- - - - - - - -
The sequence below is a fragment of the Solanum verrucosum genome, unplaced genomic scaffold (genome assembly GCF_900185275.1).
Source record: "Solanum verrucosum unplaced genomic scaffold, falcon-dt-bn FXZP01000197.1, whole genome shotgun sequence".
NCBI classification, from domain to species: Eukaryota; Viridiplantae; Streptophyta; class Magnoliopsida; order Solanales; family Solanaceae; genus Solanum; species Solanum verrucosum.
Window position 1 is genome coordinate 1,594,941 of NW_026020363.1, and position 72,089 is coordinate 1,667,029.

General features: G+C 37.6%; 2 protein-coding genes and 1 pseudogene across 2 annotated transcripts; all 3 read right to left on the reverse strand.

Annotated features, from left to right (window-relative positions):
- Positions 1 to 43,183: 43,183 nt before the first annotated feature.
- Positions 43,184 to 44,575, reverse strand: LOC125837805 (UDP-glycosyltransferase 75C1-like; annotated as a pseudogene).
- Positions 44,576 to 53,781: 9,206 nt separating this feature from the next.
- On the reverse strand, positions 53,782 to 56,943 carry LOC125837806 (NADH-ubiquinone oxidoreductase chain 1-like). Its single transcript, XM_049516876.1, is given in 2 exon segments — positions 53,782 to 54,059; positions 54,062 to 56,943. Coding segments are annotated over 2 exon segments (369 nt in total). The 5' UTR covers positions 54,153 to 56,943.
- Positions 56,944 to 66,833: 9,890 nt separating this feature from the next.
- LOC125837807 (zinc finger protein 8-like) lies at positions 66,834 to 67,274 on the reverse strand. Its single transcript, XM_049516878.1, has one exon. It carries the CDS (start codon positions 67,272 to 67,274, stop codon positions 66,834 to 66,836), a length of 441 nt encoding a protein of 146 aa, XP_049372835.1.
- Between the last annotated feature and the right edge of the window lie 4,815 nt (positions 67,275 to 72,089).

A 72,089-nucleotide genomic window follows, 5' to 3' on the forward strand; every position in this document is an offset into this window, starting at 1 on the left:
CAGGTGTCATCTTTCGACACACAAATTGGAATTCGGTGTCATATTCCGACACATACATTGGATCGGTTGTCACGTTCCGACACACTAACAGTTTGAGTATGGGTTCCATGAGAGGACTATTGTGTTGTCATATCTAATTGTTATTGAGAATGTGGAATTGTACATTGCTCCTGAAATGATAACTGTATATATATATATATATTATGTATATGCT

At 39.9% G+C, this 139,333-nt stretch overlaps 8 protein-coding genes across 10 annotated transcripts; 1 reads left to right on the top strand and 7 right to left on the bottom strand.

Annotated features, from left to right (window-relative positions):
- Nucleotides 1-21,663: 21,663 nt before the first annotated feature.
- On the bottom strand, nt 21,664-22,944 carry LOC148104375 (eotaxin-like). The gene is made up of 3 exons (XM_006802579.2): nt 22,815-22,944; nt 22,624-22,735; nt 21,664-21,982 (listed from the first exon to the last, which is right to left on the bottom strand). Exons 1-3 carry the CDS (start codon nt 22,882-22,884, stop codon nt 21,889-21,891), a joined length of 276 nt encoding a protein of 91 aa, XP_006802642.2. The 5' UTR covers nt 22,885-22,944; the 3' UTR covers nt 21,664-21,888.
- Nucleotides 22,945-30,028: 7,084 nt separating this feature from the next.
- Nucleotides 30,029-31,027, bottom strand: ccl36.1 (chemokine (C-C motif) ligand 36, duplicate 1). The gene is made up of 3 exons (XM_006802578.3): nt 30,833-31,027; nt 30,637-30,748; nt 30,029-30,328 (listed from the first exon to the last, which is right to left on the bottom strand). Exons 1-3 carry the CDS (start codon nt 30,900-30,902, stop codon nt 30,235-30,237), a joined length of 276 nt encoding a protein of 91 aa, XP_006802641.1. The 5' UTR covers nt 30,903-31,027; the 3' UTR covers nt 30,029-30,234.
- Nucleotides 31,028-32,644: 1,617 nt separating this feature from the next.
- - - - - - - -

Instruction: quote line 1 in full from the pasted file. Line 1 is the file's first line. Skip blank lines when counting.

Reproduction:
The sequence below is a fragment of the Solanum verrucosum genome, unplaced genomic scaffold (genome assembly GCF_900185275.1).